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Why Secondary and Tertiary Markets Present a Compelling Multifamily Investment Opportunity

The affordable and workforce housing shortage isn’t limited to primary markets.

Cities like Los Angeles, San Francisco and New York City are often top of mind when thinking about our nation’s affordable housing crisis. But the affordable and workforce housing shortage isn’t limited to the country’s primary markets. Secondary and tertiary markets such as Austin, Texas, Charleston, S.C., and Raleigh, N.C. are also experiencing a significant need for more supply as residents struggle to find an affordable place to live. These supply-constrained markets are spread throughout the country and represent unprecedented demand for more affordable multifamily units, presenting a prime opportunity for multifamily owners and buyers to help fill this gap while capitalizing on a promising investment opportunity.

Affordable supply

The statistics surrounding affordable housing in our country are staggering. The U.S. has a shortage of more than 7 million affordable homes for the country’s 11 million lowest income families, and only 37 affordable homes exist for every 100 extremely low-income households. Since 1990, the private market has lost more than 2.5 million low-cost rental units and rent increases have outpaced income growth. In short, it is an extremely supply-constrained product with significant demand, creating ample opportunity for multifamily investors to help meet this need while benefiting their own bottom line.

Rising construction and labor costs contribute to the lack of supply, as does the fact that most multifamily housing built in the last 10 years is class-A. When you look at the cost to build new multifamily product, higher rents are necessary to make the project profitable unless a tax credit or subsidy is in place. With a lack of new supply inevitable under these circumstances, it becomes imperative that financing for existing affordable product is available. These existing properties are experiencing high demand and offer strong ROI opportunities for their owners.

Why secondary/tertiary?

There isn’t an industry standard definition, but we consider 100,000 to 500,000 MSA to be a secondary market and 25,000 to 100,000 MSA to be a tertiary market. The best performing multifamily markets in 2019, as measured by year-over-year rent growth, include Midland-Odessa, Texas; Pensacola, Fla.; Las Vegas; Phoenix and Wilmington, N.C.—all secondary and tertiary markets with particularly strong employment and job growth. In turn, housing demand is burgeoning in these markets, offering strong ROI for investors. As more companies move operations out of costly primary markets, and as workers are forced to flee primary markets due to astronomical rent costs, these high-growth secondary and tertiary markets will experience an even greater demand for workforce housing in the coming years.

And there certainly isn’t a shortage of these markets. There are hundreds of markets nationwide experiencing demand for financing existing multifamily properties. Smaller markets typically feature smaller properties, which require small balance loans. When it comes to capital, most of these apartment communities have straightforward financing needs, often using a combination of borrower equity and a first-lien debt position. Small balance loans under $20 million are common for the finance or refinance of these assets.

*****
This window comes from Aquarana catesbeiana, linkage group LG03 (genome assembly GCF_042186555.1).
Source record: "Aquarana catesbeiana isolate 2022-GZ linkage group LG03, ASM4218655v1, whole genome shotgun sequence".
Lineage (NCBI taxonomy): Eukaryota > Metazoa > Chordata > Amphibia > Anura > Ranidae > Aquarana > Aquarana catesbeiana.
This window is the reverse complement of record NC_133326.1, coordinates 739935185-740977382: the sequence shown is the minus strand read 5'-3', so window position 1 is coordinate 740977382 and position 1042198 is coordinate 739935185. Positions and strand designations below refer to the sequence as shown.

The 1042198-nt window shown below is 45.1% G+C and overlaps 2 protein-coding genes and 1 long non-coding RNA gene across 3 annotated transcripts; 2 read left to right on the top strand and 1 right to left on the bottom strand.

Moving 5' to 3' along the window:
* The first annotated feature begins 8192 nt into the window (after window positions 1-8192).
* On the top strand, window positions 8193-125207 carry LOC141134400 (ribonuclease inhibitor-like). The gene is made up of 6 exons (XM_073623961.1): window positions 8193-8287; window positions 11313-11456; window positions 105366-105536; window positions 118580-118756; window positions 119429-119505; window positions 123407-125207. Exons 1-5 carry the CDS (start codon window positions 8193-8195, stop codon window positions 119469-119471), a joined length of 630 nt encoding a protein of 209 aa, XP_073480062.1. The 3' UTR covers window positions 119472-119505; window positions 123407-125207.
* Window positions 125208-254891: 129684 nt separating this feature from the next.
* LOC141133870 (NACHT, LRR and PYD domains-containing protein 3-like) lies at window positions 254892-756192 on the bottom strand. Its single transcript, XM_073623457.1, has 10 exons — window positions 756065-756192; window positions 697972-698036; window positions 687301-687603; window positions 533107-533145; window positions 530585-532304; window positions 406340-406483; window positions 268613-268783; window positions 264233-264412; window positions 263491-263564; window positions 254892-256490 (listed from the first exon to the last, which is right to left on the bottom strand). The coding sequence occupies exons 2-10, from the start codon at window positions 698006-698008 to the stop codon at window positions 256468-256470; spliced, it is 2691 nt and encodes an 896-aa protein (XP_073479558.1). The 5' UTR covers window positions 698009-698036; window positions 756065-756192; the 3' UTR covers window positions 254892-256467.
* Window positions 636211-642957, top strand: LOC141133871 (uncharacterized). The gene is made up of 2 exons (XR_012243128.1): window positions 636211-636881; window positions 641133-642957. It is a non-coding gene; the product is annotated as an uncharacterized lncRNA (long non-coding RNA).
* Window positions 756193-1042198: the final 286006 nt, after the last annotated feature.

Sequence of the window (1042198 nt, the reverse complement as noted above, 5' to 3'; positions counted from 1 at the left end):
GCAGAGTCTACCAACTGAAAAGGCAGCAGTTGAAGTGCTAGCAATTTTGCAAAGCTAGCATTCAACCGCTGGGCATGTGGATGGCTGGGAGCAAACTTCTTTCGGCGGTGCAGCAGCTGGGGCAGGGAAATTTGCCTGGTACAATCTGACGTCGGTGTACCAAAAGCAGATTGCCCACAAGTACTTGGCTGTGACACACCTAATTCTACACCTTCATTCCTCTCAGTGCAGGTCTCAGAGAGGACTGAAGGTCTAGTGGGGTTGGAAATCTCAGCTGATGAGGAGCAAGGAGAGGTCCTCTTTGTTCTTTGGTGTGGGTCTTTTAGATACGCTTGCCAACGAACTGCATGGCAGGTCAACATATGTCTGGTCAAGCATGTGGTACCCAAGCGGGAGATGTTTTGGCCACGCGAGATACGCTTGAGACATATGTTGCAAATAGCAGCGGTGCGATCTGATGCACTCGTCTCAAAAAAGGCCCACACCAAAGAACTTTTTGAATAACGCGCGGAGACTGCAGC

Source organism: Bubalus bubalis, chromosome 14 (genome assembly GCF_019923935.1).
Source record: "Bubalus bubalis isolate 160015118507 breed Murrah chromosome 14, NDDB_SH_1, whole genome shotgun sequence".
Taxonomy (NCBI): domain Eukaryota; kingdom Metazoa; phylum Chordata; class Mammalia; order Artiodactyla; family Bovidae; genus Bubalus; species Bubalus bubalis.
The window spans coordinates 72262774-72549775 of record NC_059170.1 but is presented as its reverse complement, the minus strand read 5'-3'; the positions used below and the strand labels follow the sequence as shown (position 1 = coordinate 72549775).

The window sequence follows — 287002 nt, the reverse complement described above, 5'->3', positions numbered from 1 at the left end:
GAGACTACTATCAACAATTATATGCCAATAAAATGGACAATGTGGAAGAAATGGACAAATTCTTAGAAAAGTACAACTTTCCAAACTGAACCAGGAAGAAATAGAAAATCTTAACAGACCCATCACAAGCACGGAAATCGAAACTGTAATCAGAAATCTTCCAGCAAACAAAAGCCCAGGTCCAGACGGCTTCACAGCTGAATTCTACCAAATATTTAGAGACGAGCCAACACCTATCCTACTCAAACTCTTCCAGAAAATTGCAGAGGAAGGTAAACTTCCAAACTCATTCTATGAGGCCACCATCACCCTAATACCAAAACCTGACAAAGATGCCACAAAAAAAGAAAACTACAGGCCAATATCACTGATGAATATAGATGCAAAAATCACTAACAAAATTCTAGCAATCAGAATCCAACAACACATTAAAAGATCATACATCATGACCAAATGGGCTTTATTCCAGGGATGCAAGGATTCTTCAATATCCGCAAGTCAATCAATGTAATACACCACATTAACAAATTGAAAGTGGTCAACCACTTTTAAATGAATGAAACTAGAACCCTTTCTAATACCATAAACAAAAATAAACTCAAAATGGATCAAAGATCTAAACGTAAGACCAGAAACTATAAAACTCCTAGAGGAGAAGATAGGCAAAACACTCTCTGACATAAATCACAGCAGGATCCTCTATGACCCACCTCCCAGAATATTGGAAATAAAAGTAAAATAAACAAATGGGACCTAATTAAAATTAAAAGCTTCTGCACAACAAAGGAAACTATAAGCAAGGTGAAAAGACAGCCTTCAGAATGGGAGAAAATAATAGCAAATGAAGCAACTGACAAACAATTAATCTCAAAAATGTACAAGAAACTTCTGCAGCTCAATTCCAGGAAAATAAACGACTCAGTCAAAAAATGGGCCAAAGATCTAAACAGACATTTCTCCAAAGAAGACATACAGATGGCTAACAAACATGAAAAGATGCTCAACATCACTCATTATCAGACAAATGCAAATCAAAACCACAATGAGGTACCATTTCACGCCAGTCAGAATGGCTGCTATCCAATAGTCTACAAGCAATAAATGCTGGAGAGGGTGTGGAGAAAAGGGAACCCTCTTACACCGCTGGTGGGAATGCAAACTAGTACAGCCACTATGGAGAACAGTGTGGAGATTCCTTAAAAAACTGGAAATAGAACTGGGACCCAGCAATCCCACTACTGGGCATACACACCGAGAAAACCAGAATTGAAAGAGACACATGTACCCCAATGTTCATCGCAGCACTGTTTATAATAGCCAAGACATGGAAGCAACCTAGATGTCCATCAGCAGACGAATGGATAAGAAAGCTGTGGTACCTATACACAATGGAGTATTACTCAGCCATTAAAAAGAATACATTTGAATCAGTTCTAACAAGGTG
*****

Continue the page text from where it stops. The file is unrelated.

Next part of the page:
Risks/benefits

While multifamily investment in secondary and tertiary markets has many upsides, buyers and owners should consider potential risk and conduct proper due diligence, as with any investment opportunity.

While vacancy rates average approximately 4.1 percent in primary markets, secondary markets average 4.5 percent and tertiary markets average 5.2 percent, according to Marcus & Millichap’s 2019 Multifamily Investment Forecast. This isn’t a large spread, but it demonstrates the greater risk of tenant turnover in less populated markets—a risk potentially amplified during downturns. All of these vacancy rates sit at record lows, however, making multifamily a particularly compelling investment opportunity. 

With this risk, however, come stronger cashflows. Cap rates average 150 to 200 basis points higher in secondary and tertiary markets than in primary markets. When the market inevitably dips, this housing type will only continue to grow as people seek an affordable place to live.

Additionally, renting is becoming increasingly popular over homeownership, making all types of multifamily product attractive for investors. Homeownership rates for those under 35 fell from 43 percent in 2007 to 37 percent in 2018, and all indications show that the younger generations will continue to rent rather than purchase homes in the near term for a variety of reasons. From costly student loan payments to frequent job changes to difficulty securing a loan in this tightened lending environment, multifamily continues to be more practical for many in their 20s and 30s. The baby boomer generation is increasingly preferring to rent as well. A 2017 report from the National Multifamily Housing Council and National Apartment Association shows that those aged 55 and over account for more than 30 percent of renter households. Together, these dynamics offer significant protection for multifamily owners in a downturn compared to other product types.

While a real estate holding of any kind requires careful consideration, secondary and tertiary markets should increasingly be on the radar of owners and buyers as the need for more workforce and affordable supply continues to grow and cap rates outpace primary markets.

Pat Jackson serves as CEO of Sabal Capital Partners, LLC, a single-source lender specializing in the small balance transaction space. He can be contacted at [email protected].

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